Posted by: spongeworthy at December 30, 2004 03:51 PM | Permalink to this comment Permalink

Eric has it right.

Tax cuts could be a beneficial stimulus if capital shortages and profit margins were a problem.

They are not. US firms are sitting on a lot of cash by historical measures.

There is plenty of excess capacity as well.

Productivity measures are showing great increases by historic measures; meaning that firms are not suffering from a lack of investment in productive capital due to lack of investment capital.

It is very hard to see how giving firms more cash will stimulate anything at this point.

Ditto for wealthy individuals. Measures of income disparity show the wealiest gaining significantly where the middle class slipped in median real income. Again, if they're so fat now, how can making them fatter help?

The problem is coming, to an important, extent from the demand side.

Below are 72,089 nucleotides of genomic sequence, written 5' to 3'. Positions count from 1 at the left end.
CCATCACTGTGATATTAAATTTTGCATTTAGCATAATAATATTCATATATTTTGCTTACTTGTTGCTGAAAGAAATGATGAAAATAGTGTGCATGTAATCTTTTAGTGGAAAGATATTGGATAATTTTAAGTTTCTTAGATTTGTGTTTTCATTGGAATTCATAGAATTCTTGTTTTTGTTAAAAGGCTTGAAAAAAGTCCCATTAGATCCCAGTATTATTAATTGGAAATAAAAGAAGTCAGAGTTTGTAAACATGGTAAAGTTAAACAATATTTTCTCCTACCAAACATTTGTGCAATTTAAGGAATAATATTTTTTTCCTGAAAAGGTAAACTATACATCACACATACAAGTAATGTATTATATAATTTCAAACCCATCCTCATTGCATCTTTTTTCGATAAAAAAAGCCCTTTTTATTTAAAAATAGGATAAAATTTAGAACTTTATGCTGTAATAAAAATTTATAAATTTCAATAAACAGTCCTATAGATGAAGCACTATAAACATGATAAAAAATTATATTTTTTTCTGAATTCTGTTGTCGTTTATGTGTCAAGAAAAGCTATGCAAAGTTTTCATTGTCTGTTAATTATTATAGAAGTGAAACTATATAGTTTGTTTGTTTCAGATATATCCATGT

On the other hand, by running up a massive deficit - with little or no associated stimulus - at a time of greatly increased federal expenditures we are needlessly mortgaging our economy.

Now some say that one of the results of this policy is a weakened dollar (absolutely) that will cause an increase in US exports and stimulus will be achieved that way. I doubt it. It isn't happening and there are reasons to believe it won't.

But then that's not the arguement Spongey made, anyhow.

Posted by: avedis at December 30, 2004 04:48 PM | Permalink to this comment Permalink

I don't agree with much of what you claim--if the rich made up ground last year, it's just ground they lost in the first years of the downturn. And every time someone shows me numbers claiming the middle class slipped, it turns out that we simply added more poor, which can be attributed to immigration, making the median slip. It's not the same folks losing ground, it's importing more broke people. If you have different figures I'd like to see them.